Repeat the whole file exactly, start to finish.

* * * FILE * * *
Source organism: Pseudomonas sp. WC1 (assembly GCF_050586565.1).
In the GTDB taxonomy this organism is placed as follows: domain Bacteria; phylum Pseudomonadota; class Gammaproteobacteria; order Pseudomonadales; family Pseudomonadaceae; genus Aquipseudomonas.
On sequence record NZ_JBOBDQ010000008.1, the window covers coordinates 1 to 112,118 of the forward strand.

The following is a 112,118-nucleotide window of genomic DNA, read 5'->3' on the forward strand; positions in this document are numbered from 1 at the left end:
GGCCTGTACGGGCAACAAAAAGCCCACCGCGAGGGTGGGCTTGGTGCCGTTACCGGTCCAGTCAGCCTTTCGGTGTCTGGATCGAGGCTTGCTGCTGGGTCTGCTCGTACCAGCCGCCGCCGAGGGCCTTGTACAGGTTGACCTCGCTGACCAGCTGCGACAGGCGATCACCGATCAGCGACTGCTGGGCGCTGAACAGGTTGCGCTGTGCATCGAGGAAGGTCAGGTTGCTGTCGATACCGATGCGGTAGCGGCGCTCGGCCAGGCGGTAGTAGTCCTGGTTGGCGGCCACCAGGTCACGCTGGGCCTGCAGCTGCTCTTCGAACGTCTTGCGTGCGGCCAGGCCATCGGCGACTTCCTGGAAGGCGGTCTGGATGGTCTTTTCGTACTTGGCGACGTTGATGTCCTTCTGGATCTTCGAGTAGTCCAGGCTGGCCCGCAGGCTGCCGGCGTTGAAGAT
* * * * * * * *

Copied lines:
Source organism: Pseudomonas sp. WC1 (assembly GCF_050586565.1).
In the GTDB taxonomy this organism is placed as follows: domain Bacteria; phylum Pseudomonadota; class Gammaproteobacteria; order Pseudomonadales; family Pseudomonadaceae; genus Aquipseudomonas.
On sequence record NZ_JBOBDQ010000008.1, the window covers coordinates 1 to 112,118 of the forward strand.

The following is a 112,118-nucleotide window of genomic DNA, read 5'->3' on the forward strand; positions in this document are numbered from 1 at the left end:
GGCCTGTACGGGCAACAAAAAGCCCACCGCGAGGGTGGGCTTGGTGCCGTTACCGGTCCAGTCAGCCTTTCGGTGTCTGGATCGAGGCTTGCTGCTGGGTCTGCTCGTACCAGCCGCCGCCGAGGGCCTTGTACAGGTTGACCTCGCTGACCAGCTGCGACAGGCGATCACCGATCAGCGACTGCTGGGCGCTGAACAGGTTGCGCTGTGCATCGAGGAAGGTCAGGTTGCTGTCGATACCGATGCGGTAGCGGCGCTCGGCCAGGCGGTAGTAGTCCTGGTTGGCGGCCACCAGGTCACGCTGGGCCTGCAGCTGCTCTTCGAACGTCTTGCGTGCGGCCAGGCCATCGGCGACTTCCTGGAAGGCGGTCTGGATGGTCTTTTCGTACTTGGCGACGTTGATGTCCTTCTGGATCTTCGAGTAGTCCAGGCTGGCCCGCAGGCTGCCGGCGTTGAAGAT